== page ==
I have been asked to present an industry perspective on the need for T-shaped skills at a National Academy of Sciences (NAS) workhop on “STEM Integration Into The Liberal Arts.”
Here is my presentation: https://www.slideshare.net/spohrer/nas-integrated-education-20170406-v7
Here is a podcast (Dave Goldberg, Big Beacon/Whole New Engineer): https://www.voiceamerica.com/episode/98248/exploring-service-science-and-cognitive-systems-an-interview-with-jim-spohrer
In industry, we see the need for business, engineering, social scientists, communications, and legal/policy people to work together and interact a lot on nearly every project. For example, when IBM communications department posted this about Quantum Computing advances http://research.ibm.com/ibm-q/ – behind the scenes, all the above and more had to interact. In the age of accelerations, this becomes more and more true – just think of driverless cars and Uber – if you like controversies.
A range of people study or work to improve this “need for diverse interactions.”
Some call it interactional expertise: https://en.wikipedia.org/wiki/Interactional_expertise
Some call it T-shapes and empathy: http://chiefexecutive.net/ideo-ceo-tim-brown-t-shaped-stars-the-backbone-of-ideoae%E2%84%A2s-collaborative-culture/
At IBM, we like T-shapes, and the diversity is not just disciplines, but systems,and cultures as well: http://service-science.info/archives/3328
Of course, integrated education is hard to design – it is hard for a single person to learn just one discipline or area deeply, but to learn several requires a polymath – and too often they are broad not deep, good for connecting, but less so for solving problems that require deep understanding: https://www.wired.com/2013/12/165191/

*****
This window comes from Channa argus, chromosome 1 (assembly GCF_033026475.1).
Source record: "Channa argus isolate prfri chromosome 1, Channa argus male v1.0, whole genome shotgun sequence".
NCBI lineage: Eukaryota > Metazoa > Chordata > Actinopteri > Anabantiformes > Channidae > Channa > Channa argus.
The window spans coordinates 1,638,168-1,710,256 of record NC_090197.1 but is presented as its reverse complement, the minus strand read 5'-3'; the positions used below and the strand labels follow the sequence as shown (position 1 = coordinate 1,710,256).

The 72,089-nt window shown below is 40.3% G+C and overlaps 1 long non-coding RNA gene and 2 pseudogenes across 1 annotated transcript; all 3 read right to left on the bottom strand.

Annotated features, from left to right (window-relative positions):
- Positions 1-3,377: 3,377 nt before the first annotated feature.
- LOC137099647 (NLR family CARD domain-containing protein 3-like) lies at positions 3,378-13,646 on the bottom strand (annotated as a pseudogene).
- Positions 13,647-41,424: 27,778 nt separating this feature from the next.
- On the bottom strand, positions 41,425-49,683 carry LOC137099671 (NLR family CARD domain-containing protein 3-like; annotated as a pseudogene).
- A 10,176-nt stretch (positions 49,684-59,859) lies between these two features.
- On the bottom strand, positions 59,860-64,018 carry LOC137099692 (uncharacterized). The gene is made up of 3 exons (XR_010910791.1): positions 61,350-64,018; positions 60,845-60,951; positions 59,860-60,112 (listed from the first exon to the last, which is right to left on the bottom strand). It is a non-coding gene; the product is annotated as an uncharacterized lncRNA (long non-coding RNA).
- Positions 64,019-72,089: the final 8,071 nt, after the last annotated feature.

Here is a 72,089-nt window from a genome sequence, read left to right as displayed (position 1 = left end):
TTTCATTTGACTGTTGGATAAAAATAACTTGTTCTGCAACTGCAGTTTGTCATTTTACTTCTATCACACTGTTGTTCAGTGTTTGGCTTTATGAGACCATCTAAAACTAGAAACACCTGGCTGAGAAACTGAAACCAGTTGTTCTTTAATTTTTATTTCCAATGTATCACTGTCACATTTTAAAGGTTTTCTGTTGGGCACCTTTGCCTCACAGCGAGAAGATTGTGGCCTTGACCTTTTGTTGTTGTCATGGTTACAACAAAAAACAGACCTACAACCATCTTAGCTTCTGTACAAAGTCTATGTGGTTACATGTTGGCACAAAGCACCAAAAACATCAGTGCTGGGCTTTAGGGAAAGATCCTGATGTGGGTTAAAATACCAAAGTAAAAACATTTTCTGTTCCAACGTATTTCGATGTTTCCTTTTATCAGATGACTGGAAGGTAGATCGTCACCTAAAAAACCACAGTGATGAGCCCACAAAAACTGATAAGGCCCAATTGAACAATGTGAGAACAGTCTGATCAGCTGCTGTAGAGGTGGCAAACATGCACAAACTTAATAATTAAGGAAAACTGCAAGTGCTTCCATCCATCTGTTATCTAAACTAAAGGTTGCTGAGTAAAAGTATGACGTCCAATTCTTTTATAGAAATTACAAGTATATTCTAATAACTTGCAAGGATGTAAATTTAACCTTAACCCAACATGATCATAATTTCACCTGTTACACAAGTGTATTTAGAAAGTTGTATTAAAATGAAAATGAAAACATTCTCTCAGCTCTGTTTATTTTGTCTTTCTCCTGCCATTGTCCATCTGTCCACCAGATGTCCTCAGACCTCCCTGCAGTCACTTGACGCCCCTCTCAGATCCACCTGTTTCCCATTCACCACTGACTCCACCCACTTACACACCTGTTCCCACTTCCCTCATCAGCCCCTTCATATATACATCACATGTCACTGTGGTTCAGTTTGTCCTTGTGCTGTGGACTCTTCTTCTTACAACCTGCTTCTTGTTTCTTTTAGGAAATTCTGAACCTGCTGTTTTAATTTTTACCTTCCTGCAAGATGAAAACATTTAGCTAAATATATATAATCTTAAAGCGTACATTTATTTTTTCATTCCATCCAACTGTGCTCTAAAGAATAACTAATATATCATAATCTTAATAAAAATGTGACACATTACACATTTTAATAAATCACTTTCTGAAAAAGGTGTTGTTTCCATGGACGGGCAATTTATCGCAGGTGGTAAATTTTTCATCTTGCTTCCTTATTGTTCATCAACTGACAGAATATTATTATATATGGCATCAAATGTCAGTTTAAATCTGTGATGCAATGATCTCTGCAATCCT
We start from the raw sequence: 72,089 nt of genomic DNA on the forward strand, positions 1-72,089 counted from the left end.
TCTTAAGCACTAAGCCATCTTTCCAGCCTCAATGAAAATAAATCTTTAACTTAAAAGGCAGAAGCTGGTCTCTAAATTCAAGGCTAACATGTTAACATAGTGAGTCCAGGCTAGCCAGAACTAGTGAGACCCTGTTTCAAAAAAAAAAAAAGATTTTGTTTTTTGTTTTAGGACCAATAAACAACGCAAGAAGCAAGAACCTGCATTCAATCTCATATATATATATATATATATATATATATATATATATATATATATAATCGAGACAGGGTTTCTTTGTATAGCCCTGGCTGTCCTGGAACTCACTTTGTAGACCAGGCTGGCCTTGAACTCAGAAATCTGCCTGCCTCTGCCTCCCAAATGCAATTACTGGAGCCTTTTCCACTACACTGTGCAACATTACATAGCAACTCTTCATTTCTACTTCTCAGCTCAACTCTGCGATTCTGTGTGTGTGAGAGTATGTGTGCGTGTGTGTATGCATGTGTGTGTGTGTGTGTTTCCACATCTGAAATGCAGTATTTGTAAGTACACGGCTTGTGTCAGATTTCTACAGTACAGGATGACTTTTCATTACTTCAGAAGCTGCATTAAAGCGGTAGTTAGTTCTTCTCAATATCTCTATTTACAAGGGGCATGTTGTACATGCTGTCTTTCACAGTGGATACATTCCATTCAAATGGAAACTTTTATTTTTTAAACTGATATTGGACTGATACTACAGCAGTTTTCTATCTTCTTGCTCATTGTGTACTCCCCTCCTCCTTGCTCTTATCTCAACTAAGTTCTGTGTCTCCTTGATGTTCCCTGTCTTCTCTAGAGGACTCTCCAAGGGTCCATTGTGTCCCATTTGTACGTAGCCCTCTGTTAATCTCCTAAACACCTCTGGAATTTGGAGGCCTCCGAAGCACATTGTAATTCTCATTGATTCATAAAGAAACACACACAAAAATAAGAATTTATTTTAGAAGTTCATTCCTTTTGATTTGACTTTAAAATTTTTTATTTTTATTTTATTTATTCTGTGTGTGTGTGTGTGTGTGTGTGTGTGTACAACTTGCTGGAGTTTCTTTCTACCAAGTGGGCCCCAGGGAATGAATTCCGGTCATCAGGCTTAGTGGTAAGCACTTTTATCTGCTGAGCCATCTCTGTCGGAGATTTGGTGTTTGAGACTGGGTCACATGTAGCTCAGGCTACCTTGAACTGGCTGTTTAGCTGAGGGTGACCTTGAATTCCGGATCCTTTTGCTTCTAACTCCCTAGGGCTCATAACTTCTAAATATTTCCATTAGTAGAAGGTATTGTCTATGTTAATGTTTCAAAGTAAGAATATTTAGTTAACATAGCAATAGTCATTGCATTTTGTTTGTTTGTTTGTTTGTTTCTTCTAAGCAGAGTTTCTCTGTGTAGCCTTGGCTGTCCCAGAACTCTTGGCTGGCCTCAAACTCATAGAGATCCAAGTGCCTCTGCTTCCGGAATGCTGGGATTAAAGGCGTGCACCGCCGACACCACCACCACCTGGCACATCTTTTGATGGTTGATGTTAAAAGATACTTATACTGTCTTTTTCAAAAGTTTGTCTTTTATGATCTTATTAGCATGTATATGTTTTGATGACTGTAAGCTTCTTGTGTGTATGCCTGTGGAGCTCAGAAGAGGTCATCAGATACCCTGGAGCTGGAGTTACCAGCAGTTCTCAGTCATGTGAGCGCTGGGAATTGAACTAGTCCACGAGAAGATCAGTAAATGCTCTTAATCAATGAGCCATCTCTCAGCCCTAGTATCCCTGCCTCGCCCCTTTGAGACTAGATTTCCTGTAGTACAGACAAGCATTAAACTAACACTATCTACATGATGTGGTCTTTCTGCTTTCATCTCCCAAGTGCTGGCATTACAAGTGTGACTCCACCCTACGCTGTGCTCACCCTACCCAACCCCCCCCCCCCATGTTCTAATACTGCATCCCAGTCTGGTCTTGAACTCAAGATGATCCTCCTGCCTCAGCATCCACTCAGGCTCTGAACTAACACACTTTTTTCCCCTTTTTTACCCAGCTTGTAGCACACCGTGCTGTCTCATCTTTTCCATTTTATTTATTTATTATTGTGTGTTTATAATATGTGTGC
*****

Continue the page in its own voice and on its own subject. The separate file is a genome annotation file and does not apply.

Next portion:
To achieve integrated education will require a vision and a process, a process that works just a little bit, year over year to eventually get closer and closer to the goal of integrated education – I have called this a Moore’s law for education (not sure if you can access Example 1 on education here http://cacm.acm.org/magazines/2006/7/5871-service-systems-service-scientists-ssme-and-innovation/fulltext) – and the details have been part of service science. Simply put, service science is about improving our ability to play win-win or positive sum games through a better understanding of socio-technical system evolution and design. Socio-technical systems of people and technology interconnected by value propositions are known as service systems. The need for T-shaped people to advance service science and service innovation was written about in this report from University of Cambridge some years ago – notice figure 1 on the gaps beween academic disciplines especially: http://www.ceri.msu.edu/wp-content/uploads/2010/06/Cambridge_T-Shaped.pdf
Friedman TL (2016) Thank-you for being late: An optimist’s guide to thriving in the age of accelerations. NY: Farrae, Stauss, Grioux.
Also watch and listen to these two items:
Jim Corgel on the Right Attitude and Skill Set https://www.youtube.com/watch?v=Gm3cqVuOqMQ
SYSK Empathy: http://www.stuffyoushouldknow.com/podcasts/empathy.htm
For Ashley Bear.
(Arizona State University; Life Sciences Building Room C202; C Wing 401 E. Tyler Mall; Tempe, Arizona; Thursday, April 6th, 2017)